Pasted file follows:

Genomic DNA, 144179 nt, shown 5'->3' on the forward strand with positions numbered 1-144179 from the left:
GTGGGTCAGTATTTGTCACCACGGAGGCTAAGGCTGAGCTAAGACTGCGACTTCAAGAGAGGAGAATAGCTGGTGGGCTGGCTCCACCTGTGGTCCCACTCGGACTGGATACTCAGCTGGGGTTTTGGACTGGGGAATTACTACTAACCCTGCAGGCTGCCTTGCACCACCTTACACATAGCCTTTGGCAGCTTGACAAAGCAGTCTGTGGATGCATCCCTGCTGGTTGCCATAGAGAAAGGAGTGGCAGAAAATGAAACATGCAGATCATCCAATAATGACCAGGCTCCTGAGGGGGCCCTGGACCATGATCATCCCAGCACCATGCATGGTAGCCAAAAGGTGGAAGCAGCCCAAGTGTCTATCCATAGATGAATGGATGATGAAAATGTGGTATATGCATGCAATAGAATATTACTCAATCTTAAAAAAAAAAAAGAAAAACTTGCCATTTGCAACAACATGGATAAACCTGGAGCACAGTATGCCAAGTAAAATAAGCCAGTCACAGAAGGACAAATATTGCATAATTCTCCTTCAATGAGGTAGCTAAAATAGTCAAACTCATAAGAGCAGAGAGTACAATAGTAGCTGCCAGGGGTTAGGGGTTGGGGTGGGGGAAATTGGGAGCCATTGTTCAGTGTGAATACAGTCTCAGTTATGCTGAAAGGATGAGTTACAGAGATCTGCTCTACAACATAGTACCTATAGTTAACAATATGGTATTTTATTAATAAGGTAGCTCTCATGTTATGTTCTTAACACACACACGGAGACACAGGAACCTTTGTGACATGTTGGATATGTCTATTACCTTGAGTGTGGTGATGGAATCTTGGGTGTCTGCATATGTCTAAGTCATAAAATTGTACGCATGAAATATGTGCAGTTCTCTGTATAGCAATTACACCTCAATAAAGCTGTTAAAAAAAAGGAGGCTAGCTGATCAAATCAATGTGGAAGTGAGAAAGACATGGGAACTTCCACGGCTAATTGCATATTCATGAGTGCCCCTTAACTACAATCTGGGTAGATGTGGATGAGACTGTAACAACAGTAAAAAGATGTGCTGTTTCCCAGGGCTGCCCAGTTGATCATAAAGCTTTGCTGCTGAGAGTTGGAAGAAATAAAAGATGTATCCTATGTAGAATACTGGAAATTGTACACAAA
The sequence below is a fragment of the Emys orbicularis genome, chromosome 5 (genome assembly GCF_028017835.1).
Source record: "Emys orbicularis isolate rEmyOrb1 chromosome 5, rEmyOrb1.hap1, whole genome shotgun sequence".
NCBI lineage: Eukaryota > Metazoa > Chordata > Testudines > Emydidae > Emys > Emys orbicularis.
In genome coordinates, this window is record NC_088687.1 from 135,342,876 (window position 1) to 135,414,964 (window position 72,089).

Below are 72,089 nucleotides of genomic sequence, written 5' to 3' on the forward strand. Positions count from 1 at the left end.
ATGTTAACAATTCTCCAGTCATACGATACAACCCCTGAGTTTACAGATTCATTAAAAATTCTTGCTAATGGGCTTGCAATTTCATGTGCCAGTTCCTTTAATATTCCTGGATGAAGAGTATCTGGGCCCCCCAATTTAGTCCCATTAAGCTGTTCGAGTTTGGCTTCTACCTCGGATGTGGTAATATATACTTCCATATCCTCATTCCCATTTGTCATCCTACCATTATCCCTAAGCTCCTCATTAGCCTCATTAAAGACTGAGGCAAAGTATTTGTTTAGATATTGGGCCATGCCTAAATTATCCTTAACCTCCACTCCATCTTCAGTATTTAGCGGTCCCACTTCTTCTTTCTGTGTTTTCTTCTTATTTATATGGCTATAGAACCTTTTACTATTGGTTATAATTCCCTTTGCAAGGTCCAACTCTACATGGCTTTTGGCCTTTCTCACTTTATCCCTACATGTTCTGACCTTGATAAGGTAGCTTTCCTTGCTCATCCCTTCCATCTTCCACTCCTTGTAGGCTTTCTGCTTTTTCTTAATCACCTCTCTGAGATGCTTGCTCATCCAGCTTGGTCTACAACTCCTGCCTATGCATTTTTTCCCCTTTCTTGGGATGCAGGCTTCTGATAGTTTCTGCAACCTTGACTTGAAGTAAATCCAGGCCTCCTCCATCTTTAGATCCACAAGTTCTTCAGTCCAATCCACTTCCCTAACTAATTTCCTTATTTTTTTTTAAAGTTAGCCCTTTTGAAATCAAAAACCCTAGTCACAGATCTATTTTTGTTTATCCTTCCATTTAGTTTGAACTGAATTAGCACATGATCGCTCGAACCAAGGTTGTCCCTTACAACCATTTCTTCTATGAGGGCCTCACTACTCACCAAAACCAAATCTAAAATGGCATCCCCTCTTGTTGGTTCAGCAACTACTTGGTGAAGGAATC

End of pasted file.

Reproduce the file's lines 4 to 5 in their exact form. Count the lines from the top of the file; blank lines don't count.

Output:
Source record: "Emys orbicularis isolate rEmyOrb1 chromosome 5, rEmyOrb1.hap1, whole genome shotgun sequence".
NCBI lineage: Eukaryota > Metazoa > Chordata > Testudines > Emydidae > Emys > Emys orbicularis.